Maurice Tomlinson's Countdown to Tolerance: When Hate Masquerades as Logic
By Maurice Tomlinson
A historic UN session took place in Geneva in early March this year. It was convened to discuss an equally historic report by the UN High Commissioner on Human Rights regarding violence against homosexuals.
Some persons (including me) deemed this report to be long overdue. It is a matter of historical record that several thousand homosexuals were incarcerated in concentration camps during World War II by the Nazis (who introduced the infamous Pink Triangle as a badge of shame) and many perished; yet it was not until 2002 that Germany officially apologized for its wartime treatment of LGBT. Even after the founding of the UN, which rose phoenix-like from the ashes of WWII, and the numerous human rights instruments it birthed, homosexuals continue to be mercilessly persecuted around the world: 76 countries still criminalize homosexuality, seven of which allow for the death penalty as punishment.
This latest UN session demonstrated just how divided the globe remains on the issue of basic human rights for homosexuals, such as their right to life and freedom from torture. The presentation of this report, sponsored by South Africa, was boycotted by the Organization of Islamic Countries and most of the African Union. The reason given was that condemning homophobic attacks would be seen as legitimizing same-sex relations (!).
A similarly flawed logic manifested during the Organization of American States (OAS) General Assembly in 2008. On that occasion, the Brazilian delegation introduced the first ever resolution on “Human Rights, Sexual Orientation and Gender Identity.” The normal trajectory of such resolutions is that they are first introduced and agreed to at the OAS Permanent Council in Washington before being brought to the itinerant OAS General Assembly (GA) for rubber-stamping. This resolution failed to garner sufficient support at the Permanent Council, but the brave Brazilians bypassed normal OAS procedures and brought it to the OAS GA anyway. This was a rare act of political courage within the highly politicized OAS system and demonstrated the Brazilian government’s commitment to LGBT rights.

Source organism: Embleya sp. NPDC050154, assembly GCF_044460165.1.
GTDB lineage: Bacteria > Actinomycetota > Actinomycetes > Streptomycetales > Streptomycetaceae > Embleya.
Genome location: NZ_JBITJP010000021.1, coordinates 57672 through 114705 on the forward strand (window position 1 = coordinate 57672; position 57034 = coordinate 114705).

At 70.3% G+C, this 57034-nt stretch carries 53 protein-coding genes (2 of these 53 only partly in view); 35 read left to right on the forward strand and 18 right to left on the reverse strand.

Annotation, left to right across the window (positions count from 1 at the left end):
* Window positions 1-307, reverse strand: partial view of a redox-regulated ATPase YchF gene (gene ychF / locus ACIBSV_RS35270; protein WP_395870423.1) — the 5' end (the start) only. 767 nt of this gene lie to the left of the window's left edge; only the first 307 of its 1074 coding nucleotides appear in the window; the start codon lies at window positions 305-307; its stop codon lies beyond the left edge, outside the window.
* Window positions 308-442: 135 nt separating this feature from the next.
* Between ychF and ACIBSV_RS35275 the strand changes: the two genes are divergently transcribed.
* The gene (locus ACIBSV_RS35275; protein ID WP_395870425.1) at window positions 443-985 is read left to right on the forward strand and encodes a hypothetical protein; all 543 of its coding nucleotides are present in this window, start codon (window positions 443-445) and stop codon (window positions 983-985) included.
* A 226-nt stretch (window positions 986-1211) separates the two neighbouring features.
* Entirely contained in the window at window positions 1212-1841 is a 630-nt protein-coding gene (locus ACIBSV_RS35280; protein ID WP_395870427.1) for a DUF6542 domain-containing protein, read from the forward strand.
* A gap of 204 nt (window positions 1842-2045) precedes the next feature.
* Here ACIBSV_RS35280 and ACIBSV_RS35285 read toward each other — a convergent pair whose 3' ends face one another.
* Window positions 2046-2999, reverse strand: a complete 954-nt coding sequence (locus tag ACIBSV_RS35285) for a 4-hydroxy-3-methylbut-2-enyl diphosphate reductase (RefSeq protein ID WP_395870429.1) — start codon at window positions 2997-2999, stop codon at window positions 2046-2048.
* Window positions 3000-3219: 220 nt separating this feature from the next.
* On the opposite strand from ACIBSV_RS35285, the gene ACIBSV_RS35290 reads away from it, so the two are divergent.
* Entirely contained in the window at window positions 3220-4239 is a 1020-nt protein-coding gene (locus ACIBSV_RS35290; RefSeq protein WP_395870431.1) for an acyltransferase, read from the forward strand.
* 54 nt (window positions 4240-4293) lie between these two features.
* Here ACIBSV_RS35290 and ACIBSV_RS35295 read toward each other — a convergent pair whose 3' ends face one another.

Yet for all its high-sounding title, the resolution did no more than tamely condemn violence against LGBT within the Americas. Even so, to their eternal shame, the Guyanese delegation was persuaded by the 15-nation CARICOM block to oppose the resolution ostensibly because of “domestic legal realities” (no doubt referring to the fact that 11 of the group retain colonial-era laws criminalizing homosexual relations). In what can only be described as a supreme act of diplomatic maneuvering, the Brazilian ambassador inquired if any Caribbean country really had laws on their books that would allow for violence against any group of individuals, including gays. In the face of this masterful piece of rhetoric, the CARICOM block collapsed and the resolution was adopted. A similarly themed resolution has been concluded in Washington every year since then and duly brought to the OAS GA for unanimous adoption.
The tragic parallels between the recent UN debate on homophobic violence and the OAS resolution in 2008 are stark. Even more tragic is that the countries that stand the most to gain from addressing homophobic violence and its impact on HIV are the ones least inclined to address the issue.
Africa and the Caribbean have the highest HIV prevalence rates. Multiple UNAIDS reports confirm that the epidemic in these regions is both generalized and concentrated, with men who have sex with men recording rates as high as 42% in some parts of Kenya and 32% in Jamaica. The high rate of multiple sexual partners—38.9% amongst sexually active respondents in one UN study in Africa—combined with the fact that many MSM also have sex with women as a cover for their sexuality (nearly 4/5 of those surveyed in Senegal) leads to the conclusion that there must be an increased focus on reaching MSM if we are ever to eradicate HIV and AIDS throughout Africa and the Caribbean. Yet research presented by Professor Chris Beyrer of Johns Hopkins University highlights that efforts aimed at reaching MSM with HIV eradication interventions are severely hampered in homophobic and hostile environments. A very palpable example was the 17 deaths that occurred as a result of prison riots when Jamaica tried unsuccessfully to introduce condoms in penal institutions in 1997.
Thankfully, the OAS resolution passed and the work to reach Caribbean MSM with life-saving HIV prevention, treatment, care and support interventions has been increasing. Sadly, the countries in the OIC and the AU who stand to benefit the most from the recent UN Human Rights Council debate were absent.
As a sad footnote, many of these same boycotting countries attended a Vatican-supported side-event, ironically entitled “Towards Preserving the Universality of Human Rights,” the central focus of which was to deny recognition of the human rights of homosexuals. Hate for gays has the power to unite even former religious crusading foes, I guess.
It was the Vatican that steadfastly resisted endorsing condoms as a means of HIV prevention. Now they are seeking to deny human rights for homosexuals in order to preserve human rights. This misguided logic led me once to opine that inviting the Vatican to a HIV conference was as perverse as inviting Nazis to a Holocaust memorial.